Roughly 68,000 seniors and disabled residents will lose access to a Medicare financial assistance program January 1, when income eligibility requirements change under the newly enacted state budget. Currently, through the Medicare Savings Program, the state Department of Social Services (DSS) pays Medicare Part B premiums for low-income elderly and disabled adults earning less than 246 percent of the federal poverty level, or about $29,667. Part B covers things like doctor visits, lab tests and outpatient care. Those earning less than 234 percent of the poverty level, or about $28,220, can receive additional help covering co-pays, deductibles and prescriptions. In the new year, only those earning less than 100 percent of the poverty level—or $12,060—will qualify to receive all benefits under the program, and those receiving subsidies for premiums alone must earn less than 135 percent of the poverty level to be considered for eligibility.
The number of low-income Connecticut children receiving dental sealants, a treatment to prevent tooth decay, has grown in recent years and the state’s participation rate outpaces the nation. In 2016, 44,497 (19.6 percent) of the 226,111 children ages 5 to 16 enrolled in the Connecticut Dental Health Partnership had sealants placed on molars, up 9 percent from 2011, according to the state Department of Social Services. Nationally, in the 2015 fiscal year, 14.9 percent of eligible children – 2.7 million out of more than 17 million – received sealants, according to the Centers for Medicare and Medicaid Services. State officials and dental providers make a concerted effort to educate families about the importance of sealants, said Donna Balaski, director of dental services at DSS. “Sealants are shown to be an effective treatment for preventing disease,” she said, and is part of a broader DSS strategy to teach families about overall dental health.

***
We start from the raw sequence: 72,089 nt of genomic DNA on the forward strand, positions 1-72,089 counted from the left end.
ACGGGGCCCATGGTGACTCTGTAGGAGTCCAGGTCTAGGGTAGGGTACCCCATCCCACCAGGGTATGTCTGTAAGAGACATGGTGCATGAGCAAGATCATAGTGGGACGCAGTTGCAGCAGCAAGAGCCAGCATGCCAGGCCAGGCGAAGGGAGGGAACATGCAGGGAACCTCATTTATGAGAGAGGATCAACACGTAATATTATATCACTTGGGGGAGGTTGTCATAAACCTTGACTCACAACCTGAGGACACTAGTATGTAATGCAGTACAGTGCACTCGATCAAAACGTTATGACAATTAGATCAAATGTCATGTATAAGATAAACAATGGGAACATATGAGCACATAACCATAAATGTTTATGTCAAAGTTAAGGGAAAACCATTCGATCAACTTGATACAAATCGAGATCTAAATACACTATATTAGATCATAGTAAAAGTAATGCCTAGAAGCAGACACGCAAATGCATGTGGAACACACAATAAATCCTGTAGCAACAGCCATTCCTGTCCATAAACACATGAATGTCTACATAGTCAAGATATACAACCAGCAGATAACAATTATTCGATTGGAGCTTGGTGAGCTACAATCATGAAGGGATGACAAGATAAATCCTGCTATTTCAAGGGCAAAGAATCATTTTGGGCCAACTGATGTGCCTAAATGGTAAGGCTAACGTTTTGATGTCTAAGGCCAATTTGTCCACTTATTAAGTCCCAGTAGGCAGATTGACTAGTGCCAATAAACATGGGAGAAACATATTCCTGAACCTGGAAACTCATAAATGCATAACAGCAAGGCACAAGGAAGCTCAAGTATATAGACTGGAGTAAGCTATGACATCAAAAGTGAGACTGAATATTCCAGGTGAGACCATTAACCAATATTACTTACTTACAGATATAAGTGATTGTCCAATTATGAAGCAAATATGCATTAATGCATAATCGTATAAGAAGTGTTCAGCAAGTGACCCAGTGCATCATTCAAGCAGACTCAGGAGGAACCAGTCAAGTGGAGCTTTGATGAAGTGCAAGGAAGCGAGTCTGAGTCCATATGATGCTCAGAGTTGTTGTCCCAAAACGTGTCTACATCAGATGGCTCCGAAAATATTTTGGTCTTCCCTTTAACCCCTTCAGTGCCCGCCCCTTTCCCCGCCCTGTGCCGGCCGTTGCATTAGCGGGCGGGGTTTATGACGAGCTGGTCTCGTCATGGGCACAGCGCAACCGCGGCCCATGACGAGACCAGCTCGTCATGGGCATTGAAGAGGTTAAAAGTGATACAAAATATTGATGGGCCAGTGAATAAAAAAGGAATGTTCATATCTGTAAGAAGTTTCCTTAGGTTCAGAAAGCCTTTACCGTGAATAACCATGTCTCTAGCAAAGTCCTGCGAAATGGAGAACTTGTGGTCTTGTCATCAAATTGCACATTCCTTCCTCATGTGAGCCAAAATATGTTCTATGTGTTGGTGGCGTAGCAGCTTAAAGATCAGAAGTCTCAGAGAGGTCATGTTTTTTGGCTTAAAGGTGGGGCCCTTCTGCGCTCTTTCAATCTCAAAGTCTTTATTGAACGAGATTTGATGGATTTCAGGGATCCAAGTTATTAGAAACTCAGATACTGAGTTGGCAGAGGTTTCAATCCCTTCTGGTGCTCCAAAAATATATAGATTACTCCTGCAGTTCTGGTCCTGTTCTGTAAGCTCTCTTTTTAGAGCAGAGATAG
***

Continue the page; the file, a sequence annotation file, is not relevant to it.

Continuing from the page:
Low-income women in Connecticut who have just given birth and know they don’t want to get pregnant again anytime soon are now offered a long-acting birth control option postpartum. Medical providers say the policy by the U.S. Department of Health and Human Services will reduce the number of unplanned pregnancies, as well as lead to better maternal health outcomes by ensuring pregnancies are spaced a healthy length of time apart. Connecticut’s HUSKY program is one of 26 state Medicaid programs nationwide that reimburses hospitals for administering long-acting reversible contraception (LARC)—namely, intrauterine devices (IUDs) and subdermal implants—to Medicaid patients. HUSKY started reimbursing for the devices last year. “It’s a great thing,” said Dr. Elizabeth Purcell, an obstetrician and gynecologist practicing in Hartford.